When we judge or criticize another person, it says nothing about that person;
it merely says something about our own need to be critical.
It is difficult to determine who the first mom was that was so lucky to be labeled as a ‘sanctimommy’. Making an educated guess, I bet it was somewhere in a place where assaulting others under the veil of anonymity reigns supreme: the internet.
So what/who is a sanctimom exactly?
Sanctimommy: (noun) refers to a person, usually female, who judges perceived faults in the parenting of others with a condescending tone. This is sometimes done in a fashion that provokes anger.
Dropping the fancy definition: Someone who judges and criticizes the hell out of others.
How do we deal with these horrendously, judgy creatures?
Easy, really – two ways.
One, you realize that destructive criticism only stems from insecurity.
Second, and most importantly, recognizing we all have the potential of becoming one!
This is important because once we recognize that our own judgment comes from our insecurities we can deal with others criticism more easily because we know it is coming from the same insecure, anxious place. We can stop reacting to others who judge us, and instead show compassion because they are people who suffer from their own insecurities.
It’s not about our parenting choices, judgmental moms or criticizing comments at all – it’s about you. It’s about being confident and secure.
In my experience, it seems that this term is applied solely to mothers who do anything “non-mainstream” and that is severely limiting. Thinking only one “type” or “style” of mother has the potential to morph into the loudly critical “sanctimommy” reduces our awareness that we all have latent judgments of other’s parenting choices. Instead of looking outward, pointing a figure and labeling others as judgy sanctimommies, we should look at ourselves and make sure we are dealing with our own ideals constructively. This will ultimately lend in the ability in accepting ourselves unconditionally and give us the ability to deal with criticism in our life like water off the camels back (I think that’s the term I’m aiming for).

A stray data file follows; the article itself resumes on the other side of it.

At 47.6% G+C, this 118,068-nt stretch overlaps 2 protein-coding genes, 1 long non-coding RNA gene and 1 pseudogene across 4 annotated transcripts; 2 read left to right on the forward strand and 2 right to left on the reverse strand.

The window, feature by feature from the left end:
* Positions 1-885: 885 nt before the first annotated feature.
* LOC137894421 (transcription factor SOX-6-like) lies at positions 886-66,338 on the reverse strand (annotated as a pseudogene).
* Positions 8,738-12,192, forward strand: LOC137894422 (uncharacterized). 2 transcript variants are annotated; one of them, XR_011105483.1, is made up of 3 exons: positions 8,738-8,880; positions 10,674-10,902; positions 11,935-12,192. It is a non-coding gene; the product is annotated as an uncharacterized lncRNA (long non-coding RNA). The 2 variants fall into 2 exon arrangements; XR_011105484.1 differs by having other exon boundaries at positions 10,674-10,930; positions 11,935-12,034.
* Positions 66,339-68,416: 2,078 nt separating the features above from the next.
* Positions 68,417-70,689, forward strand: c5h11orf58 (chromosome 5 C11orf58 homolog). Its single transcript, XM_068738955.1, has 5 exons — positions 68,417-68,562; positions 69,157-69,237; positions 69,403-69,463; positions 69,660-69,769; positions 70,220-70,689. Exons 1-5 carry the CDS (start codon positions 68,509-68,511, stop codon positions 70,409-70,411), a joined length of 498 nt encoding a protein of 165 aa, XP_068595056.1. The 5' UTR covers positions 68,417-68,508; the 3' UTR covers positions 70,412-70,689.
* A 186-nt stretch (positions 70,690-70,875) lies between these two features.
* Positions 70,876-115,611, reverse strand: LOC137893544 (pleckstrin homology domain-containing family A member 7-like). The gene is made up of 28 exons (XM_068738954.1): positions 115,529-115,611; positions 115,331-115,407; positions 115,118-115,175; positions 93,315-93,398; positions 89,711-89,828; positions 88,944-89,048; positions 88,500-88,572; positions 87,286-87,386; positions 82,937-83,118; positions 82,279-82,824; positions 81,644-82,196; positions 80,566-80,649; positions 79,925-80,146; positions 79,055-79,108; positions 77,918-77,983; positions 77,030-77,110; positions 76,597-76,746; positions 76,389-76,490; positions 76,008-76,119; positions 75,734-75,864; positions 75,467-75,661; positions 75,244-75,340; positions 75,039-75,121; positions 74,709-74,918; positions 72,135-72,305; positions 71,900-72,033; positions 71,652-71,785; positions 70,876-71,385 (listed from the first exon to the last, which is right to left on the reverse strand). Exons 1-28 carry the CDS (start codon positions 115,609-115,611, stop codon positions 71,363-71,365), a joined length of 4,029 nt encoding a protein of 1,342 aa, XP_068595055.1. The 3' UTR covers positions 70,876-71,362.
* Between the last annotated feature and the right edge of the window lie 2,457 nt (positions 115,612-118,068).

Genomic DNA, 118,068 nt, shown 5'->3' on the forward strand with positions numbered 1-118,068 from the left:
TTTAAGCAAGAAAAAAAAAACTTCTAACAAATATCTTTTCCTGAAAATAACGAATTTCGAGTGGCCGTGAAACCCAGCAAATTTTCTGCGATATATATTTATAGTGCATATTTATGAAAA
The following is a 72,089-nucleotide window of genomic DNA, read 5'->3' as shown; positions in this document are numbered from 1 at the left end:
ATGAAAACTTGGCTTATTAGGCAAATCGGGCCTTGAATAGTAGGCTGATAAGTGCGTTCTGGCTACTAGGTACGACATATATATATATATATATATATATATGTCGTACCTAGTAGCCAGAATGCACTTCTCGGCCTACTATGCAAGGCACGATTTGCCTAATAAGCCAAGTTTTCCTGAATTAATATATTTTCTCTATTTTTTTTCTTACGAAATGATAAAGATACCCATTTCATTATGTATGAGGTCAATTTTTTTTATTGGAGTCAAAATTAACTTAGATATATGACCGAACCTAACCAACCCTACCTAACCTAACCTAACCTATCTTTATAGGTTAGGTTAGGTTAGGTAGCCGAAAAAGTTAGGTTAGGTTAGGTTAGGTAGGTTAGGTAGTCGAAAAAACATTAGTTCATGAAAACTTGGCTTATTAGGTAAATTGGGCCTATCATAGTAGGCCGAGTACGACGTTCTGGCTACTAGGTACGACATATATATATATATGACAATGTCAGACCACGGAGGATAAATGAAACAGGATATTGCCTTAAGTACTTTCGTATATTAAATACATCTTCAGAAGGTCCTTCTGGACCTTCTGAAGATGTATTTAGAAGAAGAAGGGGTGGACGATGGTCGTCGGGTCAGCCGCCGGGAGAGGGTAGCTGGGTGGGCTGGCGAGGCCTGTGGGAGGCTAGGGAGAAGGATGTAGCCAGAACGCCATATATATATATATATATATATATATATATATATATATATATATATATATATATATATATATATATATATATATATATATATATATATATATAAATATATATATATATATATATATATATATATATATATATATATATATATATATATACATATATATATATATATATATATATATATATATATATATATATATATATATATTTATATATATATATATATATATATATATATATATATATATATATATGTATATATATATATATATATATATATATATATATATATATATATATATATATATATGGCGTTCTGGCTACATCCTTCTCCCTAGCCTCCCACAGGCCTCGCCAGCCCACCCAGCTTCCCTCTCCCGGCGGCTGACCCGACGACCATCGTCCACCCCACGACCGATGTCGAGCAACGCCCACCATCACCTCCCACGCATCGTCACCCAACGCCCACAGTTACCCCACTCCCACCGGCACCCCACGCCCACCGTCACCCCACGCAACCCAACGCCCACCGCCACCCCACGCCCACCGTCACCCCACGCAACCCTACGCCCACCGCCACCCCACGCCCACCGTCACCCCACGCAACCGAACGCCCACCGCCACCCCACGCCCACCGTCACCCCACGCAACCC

Even the most seemly non-judgemental of us struggle with our inner-sanctimommy and that’s ok. The loud, squeal of judgment should act like a light bulb to tell us that we have unresolved issues to deal with.
Let me be the first among my fellow mothers to step forward, offer a truce and say that I am sure that I have unthinkably made comments about parenting differences that might have been “sanctimommi-ous”:.
And to my friends that have bourn the brunt of my sanctimommy-ous-ness, let me say: You are doing a great job. I think your kids are awesome and my daughters love to play with them. Thank you for dealing with my shortcomings. I am grateful for you in my life and what I have learned from you.
Motherhood, if nothing else, provides a host of brilliant opportunities to grow, love and nurture – not only our children but ourselves.